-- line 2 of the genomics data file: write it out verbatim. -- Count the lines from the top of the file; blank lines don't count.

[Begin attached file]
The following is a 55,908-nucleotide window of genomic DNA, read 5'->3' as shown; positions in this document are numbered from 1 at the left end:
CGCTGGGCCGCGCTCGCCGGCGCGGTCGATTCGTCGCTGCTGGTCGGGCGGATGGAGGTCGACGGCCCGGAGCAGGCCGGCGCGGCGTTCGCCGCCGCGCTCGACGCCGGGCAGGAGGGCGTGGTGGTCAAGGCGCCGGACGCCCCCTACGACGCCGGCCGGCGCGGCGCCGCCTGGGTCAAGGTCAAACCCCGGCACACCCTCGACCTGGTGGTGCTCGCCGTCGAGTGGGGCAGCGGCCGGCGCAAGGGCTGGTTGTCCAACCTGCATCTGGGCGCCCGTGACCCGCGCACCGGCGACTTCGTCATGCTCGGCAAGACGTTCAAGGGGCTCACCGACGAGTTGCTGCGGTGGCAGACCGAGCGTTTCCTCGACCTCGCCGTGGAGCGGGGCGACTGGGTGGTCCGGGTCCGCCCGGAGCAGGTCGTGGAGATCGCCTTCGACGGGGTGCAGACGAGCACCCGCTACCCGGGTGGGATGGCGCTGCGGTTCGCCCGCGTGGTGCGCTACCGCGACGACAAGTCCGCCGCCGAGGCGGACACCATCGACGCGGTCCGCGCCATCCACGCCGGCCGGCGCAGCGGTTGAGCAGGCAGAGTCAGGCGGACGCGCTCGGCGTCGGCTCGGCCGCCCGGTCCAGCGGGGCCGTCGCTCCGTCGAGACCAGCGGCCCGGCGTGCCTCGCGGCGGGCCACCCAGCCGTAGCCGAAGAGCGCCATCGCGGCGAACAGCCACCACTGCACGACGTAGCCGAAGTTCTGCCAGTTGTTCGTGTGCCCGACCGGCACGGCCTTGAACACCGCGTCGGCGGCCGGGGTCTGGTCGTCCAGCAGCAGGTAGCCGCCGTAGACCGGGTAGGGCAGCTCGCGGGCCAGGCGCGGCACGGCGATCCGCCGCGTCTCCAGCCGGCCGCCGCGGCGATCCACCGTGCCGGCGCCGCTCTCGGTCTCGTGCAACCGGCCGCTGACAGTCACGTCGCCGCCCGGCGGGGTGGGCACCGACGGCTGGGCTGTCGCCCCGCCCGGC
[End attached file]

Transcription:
CGCTGGGCCGCGCTCGCCGGCGCGGTCGATTCGTCGCTGCTGGTCGGGCGGATGGAGGTCGACGGCCCGGAGCAGGCCGGCGCGGCGTTCGCCGCCGCGCTCGACGCCGGGCAGGAGGGCGTGGTGGTCAAGGCGCCGGACGCCCCCTACGACGCCGGCCGGCGCGGCGCCGCCTGGGTCAAGGTCAAACCCCGGCACACCCTCGACCTGGTGGTGCTCGCCGTCGAGTGGGGCAGCGGCCGGCGCAAGGGCTGGTTGTCCAACCTGCATCTGGGCGCCCGTGACCCGCGCACCGGCGACTTCGTCATGCTCGGCAAGACGTTCAAGGGGCTCACCGACGAGTTGCTGCGGTGGCAGACCGAGCGTTTCCTCGACCTCGCCGTGGAGCGGGGCGACTGGGTGGTCCGGGTCCGCCCGGAGCAGGTCGTGGAGATCGCCTTCGACGGGGTGCAGACGAGCACCCGCTACCCGGGTGGGATGGCGCTGCGGTTCGCCCGCGTGGTGCGCTACCGCGACGACAAGTCCGCCGCCGAGGCGGACACCATCGACGCGGTCCGCGCCATCCACGCCGGCCGGCGCAGCGGTTGAGCAGGCAGAGTCAGGCGGACGCGCTCGGCGTCGGCTCGGCCGCCCGGTCCAGCGGGGCCGTCGCTCCGTCGAGACCAGCGGCCCGGCGTGCCTCGCGGCGGGCCACCCAGCCGTAGCCGAAGAGCGCCATCGCGGCGAACAGCCACCACTGCACGACGTAGCCGAAGTTCTGCCAGTTGTTCGTGTGCCCGACCGGCACGGCCTTGAACACCGCGTCGGCGGCCGGGGTCTGGTCGTCCAGCAGCAGGTAGCCGCCGTAGACCGGGTAGGGCAGCTCGCGGGCCAGGCGCGGCACGGCGATCCGCCGCGTCTCCAGCCGGCCGCCGCGGCGATCCACCGTGCCGGCGCCGCTCTCGGTCTCGTGCAACCGGCCGCTGACAGTCACGTCGCCGCCCGGCGGGGTGGGCACCGACGGCTGGGCTGTCGCCCCGCCCGGC